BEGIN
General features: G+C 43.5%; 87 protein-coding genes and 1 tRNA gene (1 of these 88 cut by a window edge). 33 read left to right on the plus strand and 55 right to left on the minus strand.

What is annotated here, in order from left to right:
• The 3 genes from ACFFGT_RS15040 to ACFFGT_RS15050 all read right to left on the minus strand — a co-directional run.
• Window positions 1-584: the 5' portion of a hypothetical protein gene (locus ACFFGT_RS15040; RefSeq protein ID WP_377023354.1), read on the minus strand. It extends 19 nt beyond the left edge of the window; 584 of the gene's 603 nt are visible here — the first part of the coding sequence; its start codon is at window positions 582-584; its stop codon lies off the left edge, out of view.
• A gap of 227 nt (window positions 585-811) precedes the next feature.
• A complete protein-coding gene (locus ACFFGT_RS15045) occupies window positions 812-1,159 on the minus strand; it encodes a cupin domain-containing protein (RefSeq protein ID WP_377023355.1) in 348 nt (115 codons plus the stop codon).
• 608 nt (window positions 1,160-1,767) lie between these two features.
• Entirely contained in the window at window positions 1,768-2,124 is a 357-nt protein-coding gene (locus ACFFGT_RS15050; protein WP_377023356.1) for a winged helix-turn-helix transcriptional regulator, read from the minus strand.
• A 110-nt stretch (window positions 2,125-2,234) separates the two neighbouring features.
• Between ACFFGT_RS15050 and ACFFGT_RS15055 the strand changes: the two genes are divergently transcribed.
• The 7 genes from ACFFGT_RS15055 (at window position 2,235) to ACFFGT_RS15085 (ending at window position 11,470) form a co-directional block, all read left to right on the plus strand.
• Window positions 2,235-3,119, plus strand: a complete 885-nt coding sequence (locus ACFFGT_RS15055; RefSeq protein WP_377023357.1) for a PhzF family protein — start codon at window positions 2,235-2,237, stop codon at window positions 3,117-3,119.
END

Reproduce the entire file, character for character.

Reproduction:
General features: G+C 43.5%; 87 protein-coding genes and 1 tRNA gene (1 of these 88 cut by a window edge). 33 read left to right on the plus strand and 55 right to left on the minus strand.

What is annotated here, in order from left to right:
• The 3 genes from ACFFGT_RS15040 to ACFFGT_RS15050 all read right to left on the minus strand — a co-directional run.
• Window positions 1-584: the 5' portion of a hypothetical protein gene (locus ACFFGT_RS15040; RefSeq protein ID WP_377023354.1), read on the minus strand. It extends 19 nt beyond the left edge of the window; 584 of the gene's 603 nt are visible here — the first part of the coding sequence; its start codon is at window positions 582-584; its stop codon lies off the left edge, out of view.
• A gap of 227 nt (window positions 585-811) precedes the next feature.
• A complete protein-coding gene (locus ACFFGT_RS15045) occupies window positions 812-1,159 on the minus strand; it encodes a cupin domain-containing protein (RefSeq protein ID WP_377023355.1) in 348 nt (115 codons plus the stop codon).
• 608 nt (window positions 1,160-1,767) lie between these two features.
• Entirely contained in the window at window positions 1,768-2,124 is a 357-nt protein-coding gene (locus ACFFGT_RS15050; protein WP_377023356.1) for a winged helix-turn-helix transcriptional regulator, read from the minus strand.
• A 110-nt stretch (window positions 2,125-2,234) separates the two neighbouring features.
• Between ACFFGT_RS15050 and ACFFGT_RS15055 the strand changes: the two genes are divergently transcribed.
• The 7 genes from ACFFGT_RS15055 (at window position 2,235) to ACFFGT_RS15085 (ending at window position 11,470) form a co-directional block, all read left to right on the plus strand.
• Window positions 2,235-3,119, plus strand: a complete 885-nt coding sequence (locus ACFFGT_RS15055; RefSeq protein WP_377023357.1) for a PhzF family protein — start codon at window positions 2,235-2,237, stop codon at window positions 3,117-3,119.